This year of blogging has coincided with a banner year of both new work and publishing. On the publishing side, I published more poems in more journals and pieces of pavement that I have ever done before, in addition to publishing my second novel for young people, a short story, and a long scholarly review of poet Ava Leavell Haymon’s new book, Eldest Daughter. I’ve also read my poetry publicly, was invited to speak to sixth-graders on my life as a poet (slipping in a workshop on rhythm and meter), and was featured in Dancing Sun Media documentary on Northfield’s Sidewalk Poetry Project. I find I have unprecedented energy for new poems, and I finished a long poem that I began in 1993, the primary poem, “Lady Tashat’s Mystery”, in a new book-length manuscript called Reading the Bones, refined with the help of poet friends Sally Nacker and D.E. Green. Last summer, I decided to finish two works-in-progress (adult fiction–novels), making some headway on each, and I also re-committed to a languishing quilt project (begun 10 years ago) that is now in the home stretch. Currently I am sending out poems to journals on a regular basis as well as sending out the book manuscript to potential publishers.
Coincidence? I think not.
In addition to the above, I have written several poems specifically for featured blog post topics. The ability to publish my own work — and the internal pressure to do so — has been very stimulating, indeed.
(Lady Tashat, Minneapolis Institute of Arts)
6) My Blog Helps Me Share My Other Work
In addition to sharing my work as an “artist” (poems, fiction, essays, and photographs), my blog has helped me to share my skills as an interviewer, a quilter, a cook, an arts advocate for my beloved home town of Northfield, a passionate reader, and (most especially) as a homeschooling mother.
7) A Blog Demands Patience
In this age of instant gratification, I have learned to wait for the right time to develop or publish some posts, while I have had ideas that look a long time to piece together after I had the initial idea (sometimes a title, sometimes a photo, sometimes a mere topic). The “PUBLISH” button gives the illusion that one has more control that one really does, because it is really off-limits until the post has a certain level of polish and completeness.(So far, thank goodness, I have not pushed it by mistake!) I have several ambitious draft posts now in various stages of readiness–hope to be able to sail those off to you when the leaves begin to turn.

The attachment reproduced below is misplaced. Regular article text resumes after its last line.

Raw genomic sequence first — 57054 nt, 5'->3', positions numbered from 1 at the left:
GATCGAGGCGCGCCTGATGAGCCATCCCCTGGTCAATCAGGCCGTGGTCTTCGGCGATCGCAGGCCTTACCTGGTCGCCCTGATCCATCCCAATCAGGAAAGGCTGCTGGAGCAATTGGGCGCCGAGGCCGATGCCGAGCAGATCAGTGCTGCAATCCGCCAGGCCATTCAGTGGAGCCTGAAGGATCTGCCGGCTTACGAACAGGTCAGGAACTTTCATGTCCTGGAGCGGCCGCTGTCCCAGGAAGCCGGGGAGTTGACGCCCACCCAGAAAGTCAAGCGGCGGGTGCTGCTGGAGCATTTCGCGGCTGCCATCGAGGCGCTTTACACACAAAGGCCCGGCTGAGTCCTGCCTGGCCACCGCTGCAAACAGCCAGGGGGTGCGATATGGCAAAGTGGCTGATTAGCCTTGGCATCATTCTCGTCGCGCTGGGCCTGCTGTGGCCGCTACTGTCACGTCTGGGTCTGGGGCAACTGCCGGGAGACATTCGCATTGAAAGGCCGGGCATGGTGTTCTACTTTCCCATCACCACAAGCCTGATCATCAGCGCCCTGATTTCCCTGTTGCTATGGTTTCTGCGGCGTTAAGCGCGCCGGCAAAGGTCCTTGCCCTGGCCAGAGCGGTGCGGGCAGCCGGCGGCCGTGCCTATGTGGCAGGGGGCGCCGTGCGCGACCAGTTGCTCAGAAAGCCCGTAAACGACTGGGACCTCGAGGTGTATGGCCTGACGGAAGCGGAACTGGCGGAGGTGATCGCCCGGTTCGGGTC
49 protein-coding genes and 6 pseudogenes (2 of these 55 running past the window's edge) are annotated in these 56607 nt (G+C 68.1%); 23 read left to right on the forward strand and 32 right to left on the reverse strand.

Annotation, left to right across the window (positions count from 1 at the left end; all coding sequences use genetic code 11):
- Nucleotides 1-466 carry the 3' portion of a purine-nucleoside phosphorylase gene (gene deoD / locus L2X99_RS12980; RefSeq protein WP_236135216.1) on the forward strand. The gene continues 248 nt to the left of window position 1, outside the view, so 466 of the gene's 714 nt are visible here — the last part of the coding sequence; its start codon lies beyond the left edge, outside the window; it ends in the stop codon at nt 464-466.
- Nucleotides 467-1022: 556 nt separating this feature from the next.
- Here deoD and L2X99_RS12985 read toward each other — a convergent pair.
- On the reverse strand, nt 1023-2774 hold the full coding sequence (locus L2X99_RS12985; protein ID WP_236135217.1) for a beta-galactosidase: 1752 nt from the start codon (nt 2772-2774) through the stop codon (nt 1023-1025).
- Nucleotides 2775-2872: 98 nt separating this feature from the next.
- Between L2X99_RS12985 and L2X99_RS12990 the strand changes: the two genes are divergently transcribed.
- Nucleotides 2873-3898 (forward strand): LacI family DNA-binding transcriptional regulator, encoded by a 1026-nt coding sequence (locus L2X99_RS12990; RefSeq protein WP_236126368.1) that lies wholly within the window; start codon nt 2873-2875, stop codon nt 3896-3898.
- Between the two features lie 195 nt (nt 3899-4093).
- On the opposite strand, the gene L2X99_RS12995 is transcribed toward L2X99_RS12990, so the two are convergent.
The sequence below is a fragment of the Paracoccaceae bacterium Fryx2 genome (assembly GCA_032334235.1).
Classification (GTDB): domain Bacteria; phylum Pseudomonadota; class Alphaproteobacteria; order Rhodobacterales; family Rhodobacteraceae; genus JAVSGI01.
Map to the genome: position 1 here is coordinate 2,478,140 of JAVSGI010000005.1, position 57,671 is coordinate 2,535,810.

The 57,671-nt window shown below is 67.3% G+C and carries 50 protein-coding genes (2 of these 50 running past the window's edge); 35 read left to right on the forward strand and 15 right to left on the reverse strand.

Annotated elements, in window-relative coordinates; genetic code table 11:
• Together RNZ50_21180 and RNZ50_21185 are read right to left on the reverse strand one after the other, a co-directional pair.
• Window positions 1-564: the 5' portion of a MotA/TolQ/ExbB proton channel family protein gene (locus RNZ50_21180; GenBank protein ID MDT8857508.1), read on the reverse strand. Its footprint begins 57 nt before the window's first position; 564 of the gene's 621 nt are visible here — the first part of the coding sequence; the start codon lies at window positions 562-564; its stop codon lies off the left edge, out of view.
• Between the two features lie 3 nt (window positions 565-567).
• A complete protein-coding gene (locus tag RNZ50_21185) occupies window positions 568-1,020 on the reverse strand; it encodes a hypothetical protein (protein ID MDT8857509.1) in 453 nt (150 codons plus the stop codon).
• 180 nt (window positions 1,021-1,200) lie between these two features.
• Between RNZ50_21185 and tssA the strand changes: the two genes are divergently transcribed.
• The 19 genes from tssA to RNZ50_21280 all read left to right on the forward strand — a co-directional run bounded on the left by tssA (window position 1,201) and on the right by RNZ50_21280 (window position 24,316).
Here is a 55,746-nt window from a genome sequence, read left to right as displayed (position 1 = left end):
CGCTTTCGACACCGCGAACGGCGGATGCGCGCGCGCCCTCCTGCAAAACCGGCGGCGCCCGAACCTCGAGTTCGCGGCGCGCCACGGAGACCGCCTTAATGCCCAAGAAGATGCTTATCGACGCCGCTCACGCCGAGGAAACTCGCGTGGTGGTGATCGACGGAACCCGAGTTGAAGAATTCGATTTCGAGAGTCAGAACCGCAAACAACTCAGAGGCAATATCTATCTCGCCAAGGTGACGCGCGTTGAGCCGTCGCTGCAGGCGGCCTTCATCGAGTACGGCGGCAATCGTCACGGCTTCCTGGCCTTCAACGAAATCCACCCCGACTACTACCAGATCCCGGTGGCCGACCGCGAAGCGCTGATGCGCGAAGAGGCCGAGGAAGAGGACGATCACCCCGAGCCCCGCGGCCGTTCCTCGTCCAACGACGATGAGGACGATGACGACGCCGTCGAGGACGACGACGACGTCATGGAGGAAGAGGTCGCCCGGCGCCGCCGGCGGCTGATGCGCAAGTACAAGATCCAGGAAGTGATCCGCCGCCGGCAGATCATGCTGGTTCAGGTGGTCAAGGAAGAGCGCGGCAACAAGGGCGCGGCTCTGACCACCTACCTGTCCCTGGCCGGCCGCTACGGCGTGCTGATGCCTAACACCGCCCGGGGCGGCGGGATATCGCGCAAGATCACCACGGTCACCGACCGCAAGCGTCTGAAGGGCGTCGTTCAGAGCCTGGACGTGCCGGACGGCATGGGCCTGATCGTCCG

8) A Blog Demands New Skills and Flexibility
This is especially true for someone like me who is not tech-savvy. I have learned how to cope with vast quantities of spam (heartfelt thanks to the developers of Akismet), new versions of WordPress, mysterious glitches, and weird freeze-ups and deletions. I have learned more than patience, though: I have learned how to combine images with text (art direction 101?), how to record and incorporate audio clips of poetry, how to create digital postcards with jpgs and Powerpoint, and how to approach strangers to ask for help on content or technical matters. None of this would be possible without the encouragement of visionary publisher Lisa Cottrell Bentley of DoLifeRight (www.doliferight.com), the step-by-step materials I purchased from blog guru Dan Blank of WeGrowMedia (www.wegrowmedia.com), and the reliable technical assistance and moral support and general cheer-leading from blogger and consultant Myrna Mibus and my very tech-savvy husband, Tim Braulick. Thank you, thank you!
9) Blogs Require Regular Time and Commitment
I knew that. I thought I did. Now I really do! The care and feeding of a blog is a part-time job. It is a blast, but (at least for me) it requires putting other projects on hold. This leads me to my final insight, the same insight I had at the start of this experiment, though now with a little different skew:
10) Change Can Be Good!
This year has been a watershed for me, and now I sense it is time for another change.
Truthfully, I am not certain how I will structure things to come! That is probably also a good thing. I know I need a change of pace for the summer, so I am going to limit posts for June, July, and August to weekly and holiday postcards, news flashes (should any be warranted), and (perhaps) an occasional spontaneous essay. Come September, I plan to resume more in-depth posts, but the frequency and form remains to be seen.
Last October, I accepted the invitation of publisher Lisa Cottrell Bentley to submit a short video to the second annual Do Life Right Teleconference. My topic was my initial thoughts on blogging. (I include the link address here, for anyone who would like to check it out: http://www.doliferightinc.com/2013/10/23/leslie-schultz-on-doing-blogging-right)
This summer I plan to do that hardest thing for me: be unscheduled! If the spirit moves, I will spend more time on fiction, on adding homeschooling resources to Winona Media, and on shaping another book of poems. I plan to spend lots more time outside and lots more time reading (can’t have enough of that!).
Next week, before the hiatus, I have a special treat to offer: the work of a very perceptive poet and scholar, Sally Nacker, sharing her thoughts addressed to poet Amy Lowell in her moving and scholarly work, “Wings and Windows”, complete with vintage lantern slides of Lowell and her home and garden at Sevenels. And then, this first year of blogging will be full and complete, like a bulging scrapbook documenting a wonderful, various, momentous year of my life.
Finally, as I head off into the future, I would like to thank everyone who took time to read the blog, cheer me on with comments and emails, and assist with sharing of passion and ideas. If you have requests for “Posts of the Future”, let me know. This summer I shall be reevaluating what I have done and drawing up new plans. I would love to incorporate ideas from readers. Thanks, again, for sharing the ride.